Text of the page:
Farrar, Straus and Giroux  

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Train wreck at Montparnasse (October 22, 1895) by Studio Lévy and Sons.
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Train wreck at Montparnasse (October 22, 1895) by Studio Lévy and Sons.

Farrar, Straus and Giroux is an American book publishing company, founded in 1946 by Roger W. Straus, Jr. and John Farrar. Known primarily as Farrar, Straus in its first decade of existence, the company was renamed several times, including Farrar, Straus and Young and Farrar, Straus and Cudahy and finally to its current name some time after hiring Robert Giroux from rival Harcourt, Brace, who brought with him such important writers as T. S. Eliot and Flannery O'Connor. Straus continued to run the company for twenty years after his partner Farrar died, until 1993 when he sold a majority interest of the company to the privately owned German publishing conglomerate Georg von Holtzbrinck Publishing Group. Nevertheless, FSG is considered one of the last of the old-fashioned literary publishers and is widely celebrated for its renowned lines of literary fiction, narrative nonfiction, poetry, and children's literature.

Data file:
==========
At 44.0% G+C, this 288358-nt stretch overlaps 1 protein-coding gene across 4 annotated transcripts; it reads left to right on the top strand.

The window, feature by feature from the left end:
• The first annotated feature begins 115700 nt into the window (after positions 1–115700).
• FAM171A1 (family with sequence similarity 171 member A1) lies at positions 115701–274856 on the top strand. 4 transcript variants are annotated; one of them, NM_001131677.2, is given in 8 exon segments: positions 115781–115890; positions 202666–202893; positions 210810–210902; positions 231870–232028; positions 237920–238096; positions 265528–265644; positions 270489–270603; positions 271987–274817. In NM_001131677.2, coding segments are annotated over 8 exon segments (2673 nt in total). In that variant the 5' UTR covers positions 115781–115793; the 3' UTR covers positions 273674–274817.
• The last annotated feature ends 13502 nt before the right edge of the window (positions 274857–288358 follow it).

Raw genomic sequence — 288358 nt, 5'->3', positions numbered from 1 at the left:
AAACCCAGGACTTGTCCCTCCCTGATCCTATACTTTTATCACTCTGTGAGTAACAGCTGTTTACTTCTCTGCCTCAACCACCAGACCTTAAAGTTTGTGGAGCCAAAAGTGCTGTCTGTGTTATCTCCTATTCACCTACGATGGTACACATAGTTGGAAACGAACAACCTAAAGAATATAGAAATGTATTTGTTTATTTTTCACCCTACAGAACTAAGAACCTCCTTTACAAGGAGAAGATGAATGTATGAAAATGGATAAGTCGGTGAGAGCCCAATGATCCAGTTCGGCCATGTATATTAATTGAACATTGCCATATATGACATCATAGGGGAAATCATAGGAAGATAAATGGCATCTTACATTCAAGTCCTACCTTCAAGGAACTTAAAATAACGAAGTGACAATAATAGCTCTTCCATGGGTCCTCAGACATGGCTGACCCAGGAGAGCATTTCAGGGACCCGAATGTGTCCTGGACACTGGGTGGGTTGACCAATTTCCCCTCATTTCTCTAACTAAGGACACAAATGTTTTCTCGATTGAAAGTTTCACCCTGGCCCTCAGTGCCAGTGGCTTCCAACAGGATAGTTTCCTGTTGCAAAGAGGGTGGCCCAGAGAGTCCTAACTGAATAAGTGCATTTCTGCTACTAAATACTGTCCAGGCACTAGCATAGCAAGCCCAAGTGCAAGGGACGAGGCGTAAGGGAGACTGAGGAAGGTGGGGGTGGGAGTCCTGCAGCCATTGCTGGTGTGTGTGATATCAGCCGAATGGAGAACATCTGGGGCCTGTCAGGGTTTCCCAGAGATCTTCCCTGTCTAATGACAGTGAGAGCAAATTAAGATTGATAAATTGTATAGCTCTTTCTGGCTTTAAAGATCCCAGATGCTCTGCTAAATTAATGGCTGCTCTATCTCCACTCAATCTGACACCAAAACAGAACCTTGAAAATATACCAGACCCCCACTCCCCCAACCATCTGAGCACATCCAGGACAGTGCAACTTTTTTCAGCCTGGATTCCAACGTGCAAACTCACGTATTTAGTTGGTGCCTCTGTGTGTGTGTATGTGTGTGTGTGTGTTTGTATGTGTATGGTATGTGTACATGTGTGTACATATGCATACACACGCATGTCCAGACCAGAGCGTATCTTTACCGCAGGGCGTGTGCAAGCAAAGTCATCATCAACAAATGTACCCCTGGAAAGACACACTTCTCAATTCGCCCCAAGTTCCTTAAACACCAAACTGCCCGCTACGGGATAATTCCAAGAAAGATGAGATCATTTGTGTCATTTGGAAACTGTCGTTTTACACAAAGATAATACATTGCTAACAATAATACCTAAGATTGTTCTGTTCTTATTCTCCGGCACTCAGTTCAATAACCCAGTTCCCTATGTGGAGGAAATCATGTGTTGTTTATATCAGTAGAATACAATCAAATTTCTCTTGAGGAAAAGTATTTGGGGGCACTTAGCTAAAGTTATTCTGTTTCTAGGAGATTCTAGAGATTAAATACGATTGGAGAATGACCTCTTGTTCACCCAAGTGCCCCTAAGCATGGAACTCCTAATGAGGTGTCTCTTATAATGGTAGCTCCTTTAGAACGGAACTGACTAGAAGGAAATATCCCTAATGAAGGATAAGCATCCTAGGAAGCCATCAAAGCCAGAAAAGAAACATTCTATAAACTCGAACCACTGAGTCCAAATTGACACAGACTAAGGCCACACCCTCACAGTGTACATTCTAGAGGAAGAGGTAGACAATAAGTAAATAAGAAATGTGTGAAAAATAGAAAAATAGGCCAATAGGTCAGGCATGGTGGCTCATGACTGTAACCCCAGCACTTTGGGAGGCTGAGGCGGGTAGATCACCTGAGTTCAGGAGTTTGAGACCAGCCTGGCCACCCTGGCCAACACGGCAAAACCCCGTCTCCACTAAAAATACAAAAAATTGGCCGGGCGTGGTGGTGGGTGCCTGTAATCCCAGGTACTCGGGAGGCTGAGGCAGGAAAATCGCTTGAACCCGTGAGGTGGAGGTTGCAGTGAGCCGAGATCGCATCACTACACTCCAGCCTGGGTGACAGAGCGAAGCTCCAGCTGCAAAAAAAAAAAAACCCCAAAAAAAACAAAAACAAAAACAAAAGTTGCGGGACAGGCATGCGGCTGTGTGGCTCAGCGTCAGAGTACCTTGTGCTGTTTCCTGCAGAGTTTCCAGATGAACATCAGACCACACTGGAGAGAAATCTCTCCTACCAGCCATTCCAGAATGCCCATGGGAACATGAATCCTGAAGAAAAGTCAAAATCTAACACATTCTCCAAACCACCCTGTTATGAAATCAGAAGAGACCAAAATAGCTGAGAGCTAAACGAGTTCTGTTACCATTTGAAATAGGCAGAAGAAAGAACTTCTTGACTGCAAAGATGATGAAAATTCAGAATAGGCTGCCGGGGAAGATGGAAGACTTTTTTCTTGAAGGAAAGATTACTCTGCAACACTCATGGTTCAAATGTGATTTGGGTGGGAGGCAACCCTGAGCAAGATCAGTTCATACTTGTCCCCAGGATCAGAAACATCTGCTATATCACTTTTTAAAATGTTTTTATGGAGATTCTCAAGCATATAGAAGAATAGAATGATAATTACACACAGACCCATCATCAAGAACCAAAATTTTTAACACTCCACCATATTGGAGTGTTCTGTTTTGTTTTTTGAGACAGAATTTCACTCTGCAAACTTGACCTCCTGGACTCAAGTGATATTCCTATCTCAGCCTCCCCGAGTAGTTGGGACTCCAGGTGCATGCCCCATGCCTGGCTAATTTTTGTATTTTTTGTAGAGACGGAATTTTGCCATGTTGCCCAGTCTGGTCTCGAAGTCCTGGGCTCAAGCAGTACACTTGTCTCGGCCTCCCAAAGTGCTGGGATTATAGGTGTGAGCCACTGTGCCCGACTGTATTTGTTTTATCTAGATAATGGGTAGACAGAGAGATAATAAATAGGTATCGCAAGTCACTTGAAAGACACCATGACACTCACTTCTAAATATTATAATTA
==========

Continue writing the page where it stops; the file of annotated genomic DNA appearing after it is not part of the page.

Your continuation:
Current imprints




Unless indicated otherwise, the text in this article is either based on Wikipedia article "Farrar, Straus and Giroux" or another language Wikipedia page thereof used under the terms of the GNU Free Documentation License; or on original research by Jahsonic and friends. See Art and Popular Culture's copyright notice.

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